Celebrating Christmas a second time in Izmir brings a different experience to this expat. Having lived in Turkey for almost a year, the culture shock has come and gone, with Turkey becoming more of a home than a “cultural experience”. However, when people ask me about the holidays, they are left dumbfounded. “There are Christmas trees here. Santa Clause, lit up streets, the whole nine,” I described. “Really? But it’s a Muslim country,” my friends respond. They’re absolutely right, however, never underestimate the power of Christmas (marketing) culture. Although Turkey is predominately a Muslim country, Christianity flourished out of Asia...

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  • What’s in a Name?
    When introducing themselves, Turks frequently continue on to explain the meaning of their name.  When my new friends managed to bypass the barrier of my poor Turkish, knowing the definition made even me, a notorious forgetter of names, remember what they were called.  At first though, I was baffled by the ritual, as friends tried to pantomime concepts like angel or light, ideas for which the gestures aren’t really international. Before I came to Turkey, no one ever asked what my name meant.  I knew that there was a  family connection, and in bouts of childhood self importance I looked...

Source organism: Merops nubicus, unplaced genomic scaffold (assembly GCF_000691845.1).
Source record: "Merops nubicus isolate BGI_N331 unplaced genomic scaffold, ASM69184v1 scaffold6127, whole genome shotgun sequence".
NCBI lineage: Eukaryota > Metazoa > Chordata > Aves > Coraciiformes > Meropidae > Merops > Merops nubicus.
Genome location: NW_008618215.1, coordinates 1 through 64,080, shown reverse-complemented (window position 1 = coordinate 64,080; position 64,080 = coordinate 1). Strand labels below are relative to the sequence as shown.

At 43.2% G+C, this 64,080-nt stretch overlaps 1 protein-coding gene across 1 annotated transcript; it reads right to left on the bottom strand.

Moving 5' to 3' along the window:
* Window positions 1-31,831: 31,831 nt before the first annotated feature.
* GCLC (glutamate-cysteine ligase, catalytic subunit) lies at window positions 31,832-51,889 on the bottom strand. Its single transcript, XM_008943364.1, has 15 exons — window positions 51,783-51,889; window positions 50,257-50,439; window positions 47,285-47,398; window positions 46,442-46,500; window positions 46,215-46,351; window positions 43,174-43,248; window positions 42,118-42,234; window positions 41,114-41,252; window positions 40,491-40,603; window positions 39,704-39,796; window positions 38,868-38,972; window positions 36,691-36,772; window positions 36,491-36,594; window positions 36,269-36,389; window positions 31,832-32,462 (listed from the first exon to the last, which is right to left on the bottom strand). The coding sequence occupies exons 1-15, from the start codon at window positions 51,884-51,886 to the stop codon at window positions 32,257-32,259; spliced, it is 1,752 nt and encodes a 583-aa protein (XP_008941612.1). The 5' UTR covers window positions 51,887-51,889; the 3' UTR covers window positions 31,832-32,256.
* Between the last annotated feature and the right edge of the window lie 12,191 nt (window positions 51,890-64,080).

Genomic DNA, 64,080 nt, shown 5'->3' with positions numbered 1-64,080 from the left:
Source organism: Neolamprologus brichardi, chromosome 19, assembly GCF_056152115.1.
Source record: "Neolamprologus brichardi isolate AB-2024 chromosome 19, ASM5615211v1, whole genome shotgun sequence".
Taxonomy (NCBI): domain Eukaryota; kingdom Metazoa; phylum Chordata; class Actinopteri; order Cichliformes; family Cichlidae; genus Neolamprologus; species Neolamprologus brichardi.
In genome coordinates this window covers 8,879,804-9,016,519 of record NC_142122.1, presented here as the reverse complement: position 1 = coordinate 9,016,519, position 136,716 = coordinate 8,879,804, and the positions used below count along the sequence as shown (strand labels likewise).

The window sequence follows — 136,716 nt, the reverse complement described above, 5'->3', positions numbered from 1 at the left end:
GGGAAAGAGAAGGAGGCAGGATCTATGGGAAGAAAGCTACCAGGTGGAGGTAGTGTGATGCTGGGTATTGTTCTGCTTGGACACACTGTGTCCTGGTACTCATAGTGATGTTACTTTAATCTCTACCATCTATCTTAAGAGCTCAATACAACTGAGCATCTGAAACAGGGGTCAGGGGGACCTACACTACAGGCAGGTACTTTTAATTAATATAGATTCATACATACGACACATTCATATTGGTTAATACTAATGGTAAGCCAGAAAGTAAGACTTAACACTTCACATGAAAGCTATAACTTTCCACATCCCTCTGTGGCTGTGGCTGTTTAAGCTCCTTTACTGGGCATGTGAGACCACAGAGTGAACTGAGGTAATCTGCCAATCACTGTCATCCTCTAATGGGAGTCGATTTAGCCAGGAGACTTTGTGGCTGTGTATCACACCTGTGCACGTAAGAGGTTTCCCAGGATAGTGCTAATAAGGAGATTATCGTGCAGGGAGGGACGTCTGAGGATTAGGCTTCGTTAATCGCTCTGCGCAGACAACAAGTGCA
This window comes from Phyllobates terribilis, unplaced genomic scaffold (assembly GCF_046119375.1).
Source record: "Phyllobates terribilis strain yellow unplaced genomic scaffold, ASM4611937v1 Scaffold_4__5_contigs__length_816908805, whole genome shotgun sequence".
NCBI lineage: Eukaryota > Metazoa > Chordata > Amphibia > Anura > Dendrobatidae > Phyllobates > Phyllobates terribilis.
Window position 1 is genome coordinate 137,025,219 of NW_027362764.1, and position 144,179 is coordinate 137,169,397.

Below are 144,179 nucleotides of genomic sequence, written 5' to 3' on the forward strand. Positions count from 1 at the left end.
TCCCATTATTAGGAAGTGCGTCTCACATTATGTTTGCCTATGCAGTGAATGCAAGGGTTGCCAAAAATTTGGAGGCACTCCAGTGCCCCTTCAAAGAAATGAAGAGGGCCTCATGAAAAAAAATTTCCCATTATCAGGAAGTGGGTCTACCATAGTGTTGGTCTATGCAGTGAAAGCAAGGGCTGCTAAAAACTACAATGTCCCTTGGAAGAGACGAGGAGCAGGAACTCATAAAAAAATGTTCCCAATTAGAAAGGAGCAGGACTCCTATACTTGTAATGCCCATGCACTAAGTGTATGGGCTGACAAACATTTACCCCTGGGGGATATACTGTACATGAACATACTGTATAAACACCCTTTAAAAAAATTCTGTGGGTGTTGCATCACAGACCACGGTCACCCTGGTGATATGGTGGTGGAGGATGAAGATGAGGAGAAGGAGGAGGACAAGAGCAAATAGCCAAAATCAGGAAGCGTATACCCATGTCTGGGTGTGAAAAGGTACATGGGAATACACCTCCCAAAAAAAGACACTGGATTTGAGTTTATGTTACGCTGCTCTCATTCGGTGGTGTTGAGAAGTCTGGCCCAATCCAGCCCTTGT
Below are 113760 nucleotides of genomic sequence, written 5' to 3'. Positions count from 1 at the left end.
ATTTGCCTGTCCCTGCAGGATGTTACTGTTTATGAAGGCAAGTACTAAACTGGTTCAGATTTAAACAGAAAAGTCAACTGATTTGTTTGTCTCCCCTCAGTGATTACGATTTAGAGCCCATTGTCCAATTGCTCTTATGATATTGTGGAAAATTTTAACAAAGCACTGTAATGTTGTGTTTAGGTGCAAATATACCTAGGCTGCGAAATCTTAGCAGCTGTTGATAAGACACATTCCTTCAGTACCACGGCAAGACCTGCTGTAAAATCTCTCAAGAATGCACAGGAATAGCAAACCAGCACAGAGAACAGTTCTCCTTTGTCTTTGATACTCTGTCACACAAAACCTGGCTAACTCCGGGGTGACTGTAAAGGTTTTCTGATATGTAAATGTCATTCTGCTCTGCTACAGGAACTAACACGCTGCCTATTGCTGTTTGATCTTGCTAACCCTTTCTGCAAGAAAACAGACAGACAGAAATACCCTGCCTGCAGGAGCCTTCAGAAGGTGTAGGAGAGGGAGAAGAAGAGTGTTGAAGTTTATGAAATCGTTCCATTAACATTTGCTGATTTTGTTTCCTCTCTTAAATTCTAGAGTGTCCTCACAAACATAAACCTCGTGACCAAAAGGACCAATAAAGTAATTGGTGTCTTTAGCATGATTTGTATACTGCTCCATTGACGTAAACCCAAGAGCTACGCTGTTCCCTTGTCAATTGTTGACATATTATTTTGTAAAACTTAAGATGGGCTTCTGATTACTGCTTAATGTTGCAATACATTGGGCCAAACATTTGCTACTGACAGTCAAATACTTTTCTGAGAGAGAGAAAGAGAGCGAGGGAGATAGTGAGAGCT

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  • The Istanbul Marathon: Once-a-year Opportunity to Walk Over the Bosphorus Bridge
    The Bosphorus Bridge is one of the two bridges in Istanbul that connects Asia and Europe. Nevertheless, it is not one of the many bridges in the world that can be either walked across or climbed. It is open for the pedestrians only for a couple of hours every year. This once-a-year opportunity to walk over the Bosphorus Bridge is the Istanbul Marathon, popularly known as the Eurasia Marathon. The occasion comes again when thousands of people will be able to walk from Asia to Europe. The Istanbul Marathon will be run tomorrow between the two continents and about 100,000...